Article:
The prevalence of WG is estimated to be 3 cases per 100,000, and the mean age at diagnosis is 55 years.2 Men and women are similarly affected, and more than 90% of all patients with WG are white according to later studies. The remaining 1% to 4% of patients are African-Americans, Hispanics, and Asians.3

Rhinologic symptoms of patients with WG may include nasal congestion, rhinorrhea, and anosmia. These symptoms may progress to rhinitis, sinusitis, septal perforation, and/or nasal airway stenosis. Nasal endoscopy typically reveals mucosal cobblestoning, edema, and crusting.4

Clinical features of WG can be divided into three categories. Patients with type 1 WG present with a limited form of the disease characterized by upper airway symptoms and few systemic findings. They typically present with several weeks of symptoms that are similar to those of an upper respiratory tract infection but are unresponsive to antibiotics. There is often associated nasal pain with serosanguineous rhinorrhea and crusting.

Patients with type 2 disease are sicker and present with systemic features although not as severe as those with type 3 disease. Their initial presentation is similar to that of patients with type 1 WG. There is a characteristic prolonged upper respiratory tract infection with a continued nasal discharge that progresses to nasal pain, tenderness, serosanguineous discharge, ulceration, and crusting. Pulmonary involvement is often present and is associated with a cough, hemoptysis, and cavitary lesions on chest radiography.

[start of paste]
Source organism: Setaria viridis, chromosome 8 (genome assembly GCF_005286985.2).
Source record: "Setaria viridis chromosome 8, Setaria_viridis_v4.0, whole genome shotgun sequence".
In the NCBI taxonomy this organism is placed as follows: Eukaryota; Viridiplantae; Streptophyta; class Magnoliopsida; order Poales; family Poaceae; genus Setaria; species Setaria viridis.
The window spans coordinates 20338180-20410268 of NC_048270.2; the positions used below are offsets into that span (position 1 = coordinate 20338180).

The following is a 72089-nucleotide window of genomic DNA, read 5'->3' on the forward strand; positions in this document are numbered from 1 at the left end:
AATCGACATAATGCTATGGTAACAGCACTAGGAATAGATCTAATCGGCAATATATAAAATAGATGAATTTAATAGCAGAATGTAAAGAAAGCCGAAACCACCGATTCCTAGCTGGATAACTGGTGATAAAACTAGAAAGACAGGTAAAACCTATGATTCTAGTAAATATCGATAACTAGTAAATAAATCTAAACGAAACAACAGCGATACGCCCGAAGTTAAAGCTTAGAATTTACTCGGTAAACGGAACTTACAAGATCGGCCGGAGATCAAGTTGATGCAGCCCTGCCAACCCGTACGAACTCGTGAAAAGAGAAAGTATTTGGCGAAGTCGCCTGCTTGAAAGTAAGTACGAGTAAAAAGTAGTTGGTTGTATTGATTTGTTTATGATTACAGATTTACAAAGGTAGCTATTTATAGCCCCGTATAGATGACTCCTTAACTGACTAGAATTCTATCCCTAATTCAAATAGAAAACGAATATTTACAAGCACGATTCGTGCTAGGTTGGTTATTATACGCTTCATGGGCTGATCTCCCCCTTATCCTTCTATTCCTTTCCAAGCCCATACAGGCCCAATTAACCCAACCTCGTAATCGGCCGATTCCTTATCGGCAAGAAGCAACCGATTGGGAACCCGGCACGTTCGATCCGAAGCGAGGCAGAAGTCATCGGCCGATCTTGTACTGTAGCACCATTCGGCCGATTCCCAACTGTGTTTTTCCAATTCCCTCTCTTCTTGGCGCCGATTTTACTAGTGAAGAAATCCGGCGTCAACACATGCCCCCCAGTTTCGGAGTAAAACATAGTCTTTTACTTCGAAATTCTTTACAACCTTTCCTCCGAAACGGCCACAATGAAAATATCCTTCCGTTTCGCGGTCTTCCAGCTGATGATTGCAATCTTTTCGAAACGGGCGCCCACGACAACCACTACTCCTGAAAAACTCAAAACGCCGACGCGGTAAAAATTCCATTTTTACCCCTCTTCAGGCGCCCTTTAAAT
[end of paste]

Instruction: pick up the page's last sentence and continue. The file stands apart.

Type 3 WG is a widely disseminated form of the systemic disease, commonly consisting of upper and lower airway involvement, cutaneous lesions, and progressive renal involvement. Systemic features are more profound and, as with type 1 and type 2 disease, nasal ulcerations and symptoms are present.


The clinical diagnosis of WG is suggested by the history and characteristic nasal findings. Laboratory values that are often abnormal in WG include the erythrocyte sedimentation rate (ESR) and hemoglobin, serum creatinine, and serum cytoplasmic antineutrophil cytoplasmic autoantibody (c-ANCA) levels. These serologic findings in conjunction with nasal biopsy can provide a definitive diagnosis of WG.